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[AC] Mead Art Museum at Amherst College; [HC] Hampshire College Art Gallery;
[HD] Historic Deerfield; [MH] Mount Holyoke College Art Museum; [MH SK] The Joseph Allen Skinner Museum at Mount Holyoke College; [SC] Smith College Museum of Art; [UM] University Museum of Contemporary Art at UMASS Amherst

 


Culture:American
Title:table/desk
Date Made:1690s
Type:Furniture
Materials:wood: sugar maple, white pine, yellow pine (Pitch pine); base metal: iron
Place Made:United States; Massachusetts; Springfield
Measurements:overall: h: 39 1/2 in. w: 42 1/2 in. d: 28 1/2 in.
Accession Number:  HD 2016.16
Credit Line:Museum Purchase with partial funds given in memory of Lawrence L. Wagenseil
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Description:
Unique table/desk probably made in the Springfield area, owned by Reverend Nehemiah Bull (1701-1740). Bull was likely the second owner of the table/desk. Primary woods are Southern yellow pine and sugar maple, with white pine and maple as secondary woods. The pulls are original. The table/desk is clearly a special commission designed to store separate files of papers. It was likely made in Springfield about 1700 or somewhat earlier. The turning style of the legs and the brackets are related to other objects in this time frame with Springfield associations. Historic Deerfield will soon install this table/desk in the Ashley House, as not only were Jonathan Ashley and Nehemiah Bull contemporaries, but the Reverend Jonathan Ashley himself was born in Westfield in 1712. But how do we know that the object was owned by the Reverend Nehemiah Bull? Conveniently...he signed it on the bottom of two drawers! The signature compares very favorably with Bull's signature in his account book.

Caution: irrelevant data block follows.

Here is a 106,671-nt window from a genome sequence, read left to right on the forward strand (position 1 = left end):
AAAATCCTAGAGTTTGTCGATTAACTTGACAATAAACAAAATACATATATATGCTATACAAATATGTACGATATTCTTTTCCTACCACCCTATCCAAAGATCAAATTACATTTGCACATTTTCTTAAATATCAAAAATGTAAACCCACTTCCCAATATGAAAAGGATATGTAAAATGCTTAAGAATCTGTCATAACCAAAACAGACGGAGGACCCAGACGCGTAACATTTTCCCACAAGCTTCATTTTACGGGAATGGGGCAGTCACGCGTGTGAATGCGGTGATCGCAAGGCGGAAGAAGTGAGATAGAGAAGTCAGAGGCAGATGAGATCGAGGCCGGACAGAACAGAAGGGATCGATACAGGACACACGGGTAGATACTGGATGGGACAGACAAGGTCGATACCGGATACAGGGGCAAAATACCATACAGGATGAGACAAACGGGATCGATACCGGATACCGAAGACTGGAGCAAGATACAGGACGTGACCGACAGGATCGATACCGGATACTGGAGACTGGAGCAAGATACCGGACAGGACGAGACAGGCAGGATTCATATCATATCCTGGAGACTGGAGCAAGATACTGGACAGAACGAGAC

Bull was born in 1701 and was ordained in Westfield in 1726. The desk's construction and design features easily put it at 1700 if not earlier. We also know that Bull was the much younger ministerial colleague of the Reverend Edward Taylor of Westfield, who was born in England in the 1640s, came to Westfield in the early 1670s, groomed Bull as his successor in the Westfield pulpit after 1726, and like John Williams died in 1729. Taylor was a renowned clergyman in his day but is also remembered for his nationally important poetry and journals, which all had to be stored somewhere—like in this table/desk. It is conceivable that this table/desk could have originally been owned by Taylor, as very few people in Bull's realm would have commissioned a special design of this sort. This cannot, however, be proven.

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